Compare any two graphics cards:
GeForce GTX 460 1GB vs GeForce GTX 550 Ti
IntroThe GeForce GTX 460 1GB features a core clock speed of 675 MHz and a GDDR5 memory frequency of 900 MHz. It also uses a 256-bit bus, and makes use of a 40 nm design. It is made up of 336 SPUs, 56 Texture Address Units, and 32 Raster Operation Units.
Compare that to the GeForce GTX 550 Ti, which comes with clock speeds of 900 MHz on the GPU, and 1026 MHz on the 1024 MB of GDDR5 RAM. It features 192 SPUs along with 32 TAUs and 24 Rasterization Operator Units.
Power Usage and Theoretical Benchmarks
Power Consumption (Max TDP)
Theoretically speaking, the GeForce GTX 460 1GB is 17% faster than the GeForce GTX 550 Ti overall, because of its higher data rate. (explain)
Texel RateThe GeForce GTX 460 1GB is a lot (about 31%) more effective at anisotropic filtering than the GeForce GTX 550 Ti. (explain)
Pixel RateBoth cards have exactly the same pixel rate, so in theory they should be equally good at at anti-aliasing, and be capable of handling the same resolutions. (explain)
Please note that the above 'benchmarks' are all just theoretical - the results were calculated based on the card's specifications, and real-world performance may (and probably will) vary at least a bit.
Please note that the price comparisons are based on search keywords - sometimes it might show cards with very similar names that are not exactly the same as the one chosen in the comparison. We do try to filter out the wrong results as best we can, though.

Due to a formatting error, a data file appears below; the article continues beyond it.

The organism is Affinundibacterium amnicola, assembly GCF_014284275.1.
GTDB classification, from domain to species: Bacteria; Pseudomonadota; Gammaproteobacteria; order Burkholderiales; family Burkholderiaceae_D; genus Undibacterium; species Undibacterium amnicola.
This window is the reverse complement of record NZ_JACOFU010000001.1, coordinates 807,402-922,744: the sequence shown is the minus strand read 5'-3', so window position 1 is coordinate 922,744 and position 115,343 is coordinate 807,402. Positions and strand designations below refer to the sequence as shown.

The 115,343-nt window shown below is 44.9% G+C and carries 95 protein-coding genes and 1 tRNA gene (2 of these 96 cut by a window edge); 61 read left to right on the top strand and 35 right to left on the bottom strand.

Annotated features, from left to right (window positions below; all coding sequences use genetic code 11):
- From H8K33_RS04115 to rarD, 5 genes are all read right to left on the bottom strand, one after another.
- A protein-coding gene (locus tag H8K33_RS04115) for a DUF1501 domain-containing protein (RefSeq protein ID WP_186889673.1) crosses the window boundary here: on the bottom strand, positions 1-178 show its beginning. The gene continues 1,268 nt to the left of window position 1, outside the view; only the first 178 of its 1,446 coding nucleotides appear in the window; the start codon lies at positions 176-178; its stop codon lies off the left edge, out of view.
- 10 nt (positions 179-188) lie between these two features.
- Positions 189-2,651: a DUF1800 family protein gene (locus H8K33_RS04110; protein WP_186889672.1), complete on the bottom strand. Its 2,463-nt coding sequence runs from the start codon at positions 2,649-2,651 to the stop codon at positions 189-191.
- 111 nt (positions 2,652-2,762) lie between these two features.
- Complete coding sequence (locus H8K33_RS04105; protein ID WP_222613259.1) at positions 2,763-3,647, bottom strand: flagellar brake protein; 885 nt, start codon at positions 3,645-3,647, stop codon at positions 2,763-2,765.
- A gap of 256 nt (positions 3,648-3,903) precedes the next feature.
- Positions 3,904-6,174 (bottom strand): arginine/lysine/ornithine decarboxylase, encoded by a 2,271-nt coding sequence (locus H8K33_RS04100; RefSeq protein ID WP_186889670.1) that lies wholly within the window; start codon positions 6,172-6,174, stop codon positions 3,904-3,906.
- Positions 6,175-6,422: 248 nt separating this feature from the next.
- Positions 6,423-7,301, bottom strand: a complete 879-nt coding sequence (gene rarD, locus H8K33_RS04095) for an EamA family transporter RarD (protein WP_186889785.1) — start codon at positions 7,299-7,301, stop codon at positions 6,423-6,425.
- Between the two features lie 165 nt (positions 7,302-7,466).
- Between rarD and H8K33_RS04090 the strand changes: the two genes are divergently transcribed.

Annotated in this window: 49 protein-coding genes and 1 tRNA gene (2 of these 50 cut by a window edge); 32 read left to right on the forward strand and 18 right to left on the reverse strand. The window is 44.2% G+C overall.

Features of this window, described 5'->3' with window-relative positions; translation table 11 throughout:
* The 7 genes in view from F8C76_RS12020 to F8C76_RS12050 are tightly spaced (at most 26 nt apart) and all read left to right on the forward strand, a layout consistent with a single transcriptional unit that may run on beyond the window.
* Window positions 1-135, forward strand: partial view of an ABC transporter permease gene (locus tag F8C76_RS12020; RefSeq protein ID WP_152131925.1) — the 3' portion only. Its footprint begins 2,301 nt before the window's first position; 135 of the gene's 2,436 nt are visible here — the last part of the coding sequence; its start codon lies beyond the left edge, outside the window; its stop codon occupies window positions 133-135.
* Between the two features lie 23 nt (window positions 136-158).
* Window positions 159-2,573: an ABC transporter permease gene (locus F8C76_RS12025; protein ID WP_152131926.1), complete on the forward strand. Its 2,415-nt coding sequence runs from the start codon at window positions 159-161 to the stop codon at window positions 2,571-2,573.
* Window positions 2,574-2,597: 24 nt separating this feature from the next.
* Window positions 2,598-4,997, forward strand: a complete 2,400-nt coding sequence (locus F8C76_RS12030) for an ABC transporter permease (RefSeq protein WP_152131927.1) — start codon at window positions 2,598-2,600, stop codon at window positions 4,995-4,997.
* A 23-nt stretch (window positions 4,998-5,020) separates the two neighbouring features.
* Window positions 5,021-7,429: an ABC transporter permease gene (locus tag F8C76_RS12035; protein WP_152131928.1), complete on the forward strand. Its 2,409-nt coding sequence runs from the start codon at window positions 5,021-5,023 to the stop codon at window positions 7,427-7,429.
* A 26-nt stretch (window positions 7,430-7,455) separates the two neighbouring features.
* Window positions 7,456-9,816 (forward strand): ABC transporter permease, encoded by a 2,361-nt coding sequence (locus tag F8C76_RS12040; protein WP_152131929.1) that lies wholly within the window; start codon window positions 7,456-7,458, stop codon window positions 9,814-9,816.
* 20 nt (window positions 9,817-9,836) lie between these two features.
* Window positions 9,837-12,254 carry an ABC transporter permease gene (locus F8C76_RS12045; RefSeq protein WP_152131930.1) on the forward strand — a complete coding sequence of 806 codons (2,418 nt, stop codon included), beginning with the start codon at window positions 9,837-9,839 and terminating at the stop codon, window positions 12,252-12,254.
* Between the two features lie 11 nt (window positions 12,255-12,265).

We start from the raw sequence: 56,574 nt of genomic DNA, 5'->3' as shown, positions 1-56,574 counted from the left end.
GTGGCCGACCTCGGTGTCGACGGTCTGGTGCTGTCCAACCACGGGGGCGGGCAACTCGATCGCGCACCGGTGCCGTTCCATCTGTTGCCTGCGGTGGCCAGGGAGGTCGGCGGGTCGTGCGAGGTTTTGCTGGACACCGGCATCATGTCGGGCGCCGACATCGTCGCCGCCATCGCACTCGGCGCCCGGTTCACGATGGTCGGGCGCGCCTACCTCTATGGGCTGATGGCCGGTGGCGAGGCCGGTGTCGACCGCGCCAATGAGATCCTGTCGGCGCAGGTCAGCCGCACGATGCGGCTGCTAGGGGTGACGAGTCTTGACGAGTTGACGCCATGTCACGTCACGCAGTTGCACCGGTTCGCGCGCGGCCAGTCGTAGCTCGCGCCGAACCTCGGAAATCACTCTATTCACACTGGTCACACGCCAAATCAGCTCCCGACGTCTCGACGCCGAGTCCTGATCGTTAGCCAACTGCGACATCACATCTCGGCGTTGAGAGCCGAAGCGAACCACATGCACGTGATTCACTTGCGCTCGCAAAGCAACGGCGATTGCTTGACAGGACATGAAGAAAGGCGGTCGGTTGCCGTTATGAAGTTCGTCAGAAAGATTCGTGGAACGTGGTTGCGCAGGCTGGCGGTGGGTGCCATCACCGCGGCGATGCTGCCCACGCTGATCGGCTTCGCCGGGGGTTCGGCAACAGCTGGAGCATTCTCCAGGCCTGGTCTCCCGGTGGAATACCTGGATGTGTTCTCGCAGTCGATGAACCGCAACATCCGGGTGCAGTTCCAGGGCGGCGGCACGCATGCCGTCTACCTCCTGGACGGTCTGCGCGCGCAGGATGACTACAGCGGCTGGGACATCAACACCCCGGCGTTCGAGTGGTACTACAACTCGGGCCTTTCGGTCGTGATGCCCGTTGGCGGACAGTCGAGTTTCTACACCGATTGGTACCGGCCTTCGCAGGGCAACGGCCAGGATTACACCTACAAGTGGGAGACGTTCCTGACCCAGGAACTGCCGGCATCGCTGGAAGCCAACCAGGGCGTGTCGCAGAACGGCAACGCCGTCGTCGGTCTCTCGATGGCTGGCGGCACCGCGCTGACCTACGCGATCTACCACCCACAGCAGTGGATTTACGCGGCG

Memory Bandwidth: Memory bandwidth is the max amount of information (measured in megabytes per second) that can be transferred across the external memory interface in a second. It's calculated by multiplying the interface width by the speed of its memory. If it uses DDR memory, it must be multiplied by 2 once again. If DDR5, multiply by 4 instead. The higher the memory bandwidth, the faster the card will be in general. It especially helps with AA, HDR and high resolutions.
Texel Rate: Texel rate is the maximum amount of texture map elements (texels) that are applied in one second. This number is worked out by multiplying the total texture units of the card by the core speed of the chip. The higher the texel rate, the better the card will be at texture filtering (anisotropic filtering - AF). It is measured in millions of texels applied in a second.
Pixel Rate: Pixel rate is the most pixels the video card can possibly record to the local memory per second - measured in millions of pixels per second. The number is worked out by multiplying the amount of ROPs by the the core speed of the card. ROPs (Raster Operations Pipelines - also sometimes called Render Output Units) are responsible for outputting the pixels (image) to the screen. The actual pixel output rate also depends on lots of other factors, most notably the memory bandwidth of the card - the lower the memory bandwidth is, the lower the ability to get to the maximum fill rate.